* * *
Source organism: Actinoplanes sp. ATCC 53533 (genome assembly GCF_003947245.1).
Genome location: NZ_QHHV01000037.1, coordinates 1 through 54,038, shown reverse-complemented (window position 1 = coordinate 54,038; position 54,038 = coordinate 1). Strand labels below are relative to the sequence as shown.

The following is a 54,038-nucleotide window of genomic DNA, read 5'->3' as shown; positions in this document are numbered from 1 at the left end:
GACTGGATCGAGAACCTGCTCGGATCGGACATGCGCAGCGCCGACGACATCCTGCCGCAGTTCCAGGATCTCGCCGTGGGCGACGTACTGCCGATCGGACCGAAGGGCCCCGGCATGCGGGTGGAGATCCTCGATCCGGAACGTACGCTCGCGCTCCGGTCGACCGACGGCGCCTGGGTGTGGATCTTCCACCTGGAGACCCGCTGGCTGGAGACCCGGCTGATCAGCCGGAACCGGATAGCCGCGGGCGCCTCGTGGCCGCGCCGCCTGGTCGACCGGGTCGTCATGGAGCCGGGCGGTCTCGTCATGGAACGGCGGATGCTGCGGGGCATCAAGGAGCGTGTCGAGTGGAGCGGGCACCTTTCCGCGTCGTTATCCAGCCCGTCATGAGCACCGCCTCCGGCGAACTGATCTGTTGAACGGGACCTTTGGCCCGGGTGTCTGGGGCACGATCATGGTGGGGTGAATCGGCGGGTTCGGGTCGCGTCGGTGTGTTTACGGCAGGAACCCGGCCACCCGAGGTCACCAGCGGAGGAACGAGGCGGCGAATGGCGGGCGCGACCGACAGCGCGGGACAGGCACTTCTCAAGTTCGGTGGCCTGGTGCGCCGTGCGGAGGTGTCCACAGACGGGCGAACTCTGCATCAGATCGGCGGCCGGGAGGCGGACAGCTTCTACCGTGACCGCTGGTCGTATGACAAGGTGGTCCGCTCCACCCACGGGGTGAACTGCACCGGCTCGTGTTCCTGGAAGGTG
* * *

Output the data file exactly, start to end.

Source organism: Actinoplanes sp. ATCC 53533 (genome assembly GCF_003947245.1).
Genome location: NZ_QHHV01000037.1, coordinates 1 through 54,038, shown reverse-complemented (window position 1 = coordinate 54,038; position 54,038 = coordinate 1). Strand labels below are relative to the sequence as shown.

The following is a 54,038-nucleotide window of genomic DNA, read 5'->3' as shown; positions in this document are numbered from 1 at the left end:
GACTGGATCGAGAACCTGCTCGGATCGGACATGCGCAGCGCCGACGACATCCTGCCGCAGTTCCAGGATCTCGCCGTGGGCGACGTACTGCCGATCGGACCGAAGGGCCCCGGCATGCGGGTGGAGATCCTCGATCCGGAACGTACGCTCGCGCTCCGGTCGACCGACGGCGCCTGGGTGTGGATCTTCCACCTGGAGACCCGCTGGCTGGAGACCCGGCTGATCAGCCGGAACCGGATAGCCGCGGGCGCCTCGTGGCCGCGCCGCCTGGTCGACCGGGTCGTCATGGAGCCGGGCGGTCTCGTCATGGAACGGCGGATGCTGCGGGGCATCAAGGAGCGTGTCGAGTGGAGCGGGCACCTTTCCGCGTCGTTATCCAGCCCGTCATGAGCACCGCCTCCGGCGAACTGATCTGTTGAACGGGACCTTTGGCCCGGGTGTCTGGGGCACGATCATGGTGGGGTGAATCGGCGGGTTCGGGTCGCGTCGGTGTGTTTACGGCAGGAACCCGGCCACCCGAGGTCACCAGCGGAGGAACGAGGCGGCGAATGGCGGGCGCGACCGACAGCGCGGGACAGGCACTTCTCAAGTTCGGTGGCCTGGTGCGCCGTGCGGAGGTGTCCACAGACGGGCGAACTCTGCATCAGATCGGCGGCCGGGAGGCGGACAGCTTCTACCGTGACCGCTGGTCGTATGACAAGGTGGTCCGCTCCACCCACGGGGTGAACTGCACCGGCTCGTGTTCCTGGAAGGTG